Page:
There's a fantastic book I read years ago called "Positioning" by Al Ries and Jack Trout. It delves into the concept that our brains, like a whiteboard, need a space. As marketers, our goal is to occupy that space in the consumer's mind. However, with numerous competitors in the market, the challenge is stiff.
I appreciate the idea that it's not about what we want to say; it's about what consumers want to hear and learn from us. Consider the top four things consumers seek from a realtor: finding the right home, assistance with paperwork (part of negotiation), negotiating price, and negotiating terms.
Reflect on these four aspects—finding the right home, negotiations on price and terms, and paperwork. Are we addressing these in our marketing and branding? Shift from what we want to say to what clients want to learn. This transforms marketing into something people want to pay attention to.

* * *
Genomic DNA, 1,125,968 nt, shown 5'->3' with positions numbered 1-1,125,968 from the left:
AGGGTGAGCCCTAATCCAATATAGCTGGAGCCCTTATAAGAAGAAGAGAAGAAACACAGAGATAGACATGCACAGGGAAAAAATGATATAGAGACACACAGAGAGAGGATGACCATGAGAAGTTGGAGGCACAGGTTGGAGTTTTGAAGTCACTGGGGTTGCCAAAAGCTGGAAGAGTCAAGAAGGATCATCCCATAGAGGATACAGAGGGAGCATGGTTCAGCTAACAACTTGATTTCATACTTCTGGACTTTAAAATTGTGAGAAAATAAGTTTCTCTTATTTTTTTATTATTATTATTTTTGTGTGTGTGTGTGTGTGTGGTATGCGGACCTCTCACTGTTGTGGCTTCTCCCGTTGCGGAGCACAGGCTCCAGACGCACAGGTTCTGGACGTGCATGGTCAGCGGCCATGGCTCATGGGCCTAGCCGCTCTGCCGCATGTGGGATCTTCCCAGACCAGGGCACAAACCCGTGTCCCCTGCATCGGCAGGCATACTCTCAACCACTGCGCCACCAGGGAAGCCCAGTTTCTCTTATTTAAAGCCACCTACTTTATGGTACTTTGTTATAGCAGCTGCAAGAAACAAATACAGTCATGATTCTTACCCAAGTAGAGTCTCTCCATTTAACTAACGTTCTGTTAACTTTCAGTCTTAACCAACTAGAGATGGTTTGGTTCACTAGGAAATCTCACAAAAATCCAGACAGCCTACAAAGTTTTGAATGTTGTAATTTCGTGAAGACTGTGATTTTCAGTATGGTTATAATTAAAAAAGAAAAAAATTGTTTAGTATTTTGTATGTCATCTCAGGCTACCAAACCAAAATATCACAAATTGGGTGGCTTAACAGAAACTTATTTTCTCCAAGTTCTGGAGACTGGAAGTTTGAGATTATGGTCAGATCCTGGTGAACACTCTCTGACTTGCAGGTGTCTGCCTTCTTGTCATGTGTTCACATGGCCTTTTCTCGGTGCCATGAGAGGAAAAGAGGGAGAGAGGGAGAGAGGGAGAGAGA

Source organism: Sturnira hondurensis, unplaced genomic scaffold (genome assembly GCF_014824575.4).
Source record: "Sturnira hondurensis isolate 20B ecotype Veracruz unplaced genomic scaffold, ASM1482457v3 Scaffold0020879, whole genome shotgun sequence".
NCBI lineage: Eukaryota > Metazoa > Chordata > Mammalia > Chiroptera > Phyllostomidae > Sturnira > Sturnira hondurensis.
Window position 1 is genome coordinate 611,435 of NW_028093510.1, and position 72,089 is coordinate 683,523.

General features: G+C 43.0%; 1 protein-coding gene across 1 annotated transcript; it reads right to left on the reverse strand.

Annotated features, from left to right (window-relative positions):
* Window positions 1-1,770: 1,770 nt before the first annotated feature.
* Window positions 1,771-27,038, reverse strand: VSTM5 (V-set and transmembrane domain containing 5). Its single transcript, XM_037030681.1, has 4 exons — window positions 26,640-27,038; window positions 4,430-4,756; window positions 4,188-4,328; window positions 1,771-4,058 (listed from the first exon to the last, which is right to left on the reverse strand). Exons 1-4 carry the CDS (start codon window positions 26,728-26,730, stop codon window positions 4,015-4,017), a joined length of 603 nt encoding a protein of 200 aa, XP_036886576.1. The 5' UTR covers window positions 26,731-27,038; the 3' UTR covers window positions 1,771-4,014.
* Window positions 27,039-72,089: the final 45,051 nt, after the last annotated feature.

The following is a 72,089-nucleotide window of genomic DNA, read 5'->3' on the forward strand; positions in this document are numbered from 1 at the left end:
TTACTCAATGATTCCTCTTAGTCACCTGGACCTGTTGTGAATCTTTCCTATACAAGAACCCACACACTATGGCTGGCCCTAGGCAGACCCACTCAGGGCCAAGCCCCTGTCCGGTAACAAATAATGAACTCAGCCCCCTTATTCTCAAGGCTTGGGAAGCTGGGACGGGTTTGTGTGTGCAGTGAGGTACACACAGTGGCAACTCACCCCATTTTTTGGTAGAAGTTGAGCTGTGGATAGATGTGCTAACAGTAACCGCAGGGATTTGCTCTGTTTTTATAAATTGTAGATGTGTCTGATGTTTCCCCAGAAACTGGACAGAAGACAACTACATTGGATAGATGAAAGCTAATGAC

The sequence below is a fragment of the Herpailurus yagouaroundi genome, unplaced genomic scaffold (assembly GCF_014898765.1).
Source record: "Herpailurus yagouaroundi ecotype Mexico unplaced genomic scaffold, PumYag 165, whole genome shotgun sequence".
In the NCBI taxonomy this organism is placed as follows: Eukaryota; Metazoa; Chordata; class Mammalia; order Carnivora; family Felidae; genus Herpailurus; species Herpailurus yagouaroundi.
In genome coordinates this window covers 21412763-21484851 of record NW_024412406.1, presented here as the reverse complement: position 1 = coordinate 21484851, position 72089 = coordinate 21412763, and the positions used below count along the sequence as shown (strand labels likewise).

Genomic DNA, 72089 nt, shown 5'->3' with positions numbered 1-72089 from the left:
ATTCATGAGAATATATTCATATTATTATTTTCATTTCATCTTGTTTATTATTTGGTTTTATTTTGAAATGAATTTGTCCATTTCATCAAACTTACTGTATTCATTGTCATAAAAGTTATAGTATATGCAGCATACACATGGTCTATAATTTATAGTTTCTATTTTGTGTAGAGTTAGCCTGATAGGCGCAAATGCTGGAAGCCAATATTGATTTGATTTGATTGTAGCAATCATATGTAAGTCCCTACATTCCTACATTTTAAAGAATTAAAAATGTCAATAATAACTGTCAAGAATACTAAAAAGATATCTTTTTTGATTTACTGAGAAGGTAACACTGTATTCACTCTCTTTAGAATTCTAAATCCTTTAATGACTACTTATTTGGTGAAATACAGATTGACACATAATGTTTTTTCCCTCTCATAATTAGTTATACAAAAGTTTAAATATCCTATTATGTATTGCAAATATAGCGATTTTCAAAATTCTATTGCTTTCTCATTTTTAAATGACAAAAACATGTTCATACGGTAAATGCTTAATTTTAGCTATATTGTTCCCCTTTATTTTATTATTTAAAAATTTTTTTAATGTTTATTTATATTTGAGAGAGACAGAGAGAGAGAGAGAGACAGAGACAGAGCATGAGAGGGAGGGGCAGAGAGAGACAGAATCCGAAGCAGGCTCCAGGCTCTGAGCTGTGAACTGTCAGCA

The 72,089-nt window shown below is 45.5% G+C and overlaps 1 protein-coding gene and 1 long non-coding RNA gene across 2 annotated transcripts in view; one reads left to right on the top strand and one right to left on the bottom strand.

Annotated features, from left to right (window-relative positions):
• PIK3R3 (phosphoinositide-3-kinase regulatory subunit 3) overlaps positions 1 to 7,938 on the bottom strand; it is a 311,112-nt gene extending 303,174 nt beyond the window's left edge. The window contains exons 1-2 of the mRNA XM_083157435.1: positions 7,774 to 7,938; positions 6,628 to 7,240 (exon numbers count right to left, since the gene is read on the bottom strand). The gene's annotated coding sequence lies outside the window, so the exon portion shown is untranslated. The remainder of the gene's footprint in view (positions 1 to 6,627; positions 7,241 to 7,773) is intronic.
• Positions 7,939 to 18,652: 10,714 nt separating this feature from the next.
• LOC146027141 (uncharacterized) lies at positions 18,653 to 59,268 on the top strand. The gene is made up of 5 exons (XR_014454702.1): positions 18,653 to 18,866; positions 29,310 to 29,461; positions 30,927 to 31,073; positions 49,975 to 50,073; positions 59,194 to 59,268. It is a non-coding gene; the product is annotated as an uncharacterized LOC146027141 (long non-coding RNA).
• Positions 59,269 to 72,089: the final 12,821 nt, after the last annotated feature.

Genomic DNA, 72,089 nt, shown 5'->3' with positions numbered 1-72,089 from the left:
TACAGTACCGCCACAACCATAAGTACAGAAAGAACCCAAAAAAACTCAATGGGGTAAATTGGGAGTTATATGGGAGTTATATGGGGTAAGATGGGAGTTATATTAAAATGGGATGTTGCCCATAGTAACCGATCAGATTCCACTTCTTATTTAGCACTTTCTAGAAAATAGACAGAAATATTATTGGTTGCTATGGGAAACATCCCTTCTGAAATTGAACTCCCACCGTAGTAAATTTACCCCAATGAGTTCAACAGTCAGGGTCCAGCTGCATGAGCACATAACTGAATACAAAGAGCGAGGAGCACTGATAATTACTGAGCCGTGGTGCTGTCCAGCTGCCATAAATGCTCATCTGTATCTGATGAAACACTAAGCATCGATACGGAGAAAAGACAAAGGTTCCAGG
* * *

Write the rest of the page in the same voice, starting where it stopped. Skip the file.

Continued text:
Now, let's consider what sellers want. The top four things a seller desires: an expert in...
Hey guys, when you meet someone new, whether it's at a party or a function, one of the first questions they ask is, "What do you do for a living?"
Our default response as REALTORS might be, "I'm a REALTOR."
But that's boring and generic. Everyone knows multiple REALTORS.
We need to rethink how we present ourselves and craft a unified message that leaves a lasting impression. We need to occupy a unique space in the minds of potential clients.
Imagine the brain as a whiteboard with "REALTOR" already written several times. It's meaningless and makes us seem like just another commodity. We must find a new space to occupy.
Here are some examples:
1. "I specialize in riverfront and rural properties in southern Oregon. With 30 years of experience in this market, it's my passion."
2. "I focus on helping people buy homes in the highly desirable Summerfield area."
3. "As a relocation specialist with John L. Sky Realty, I...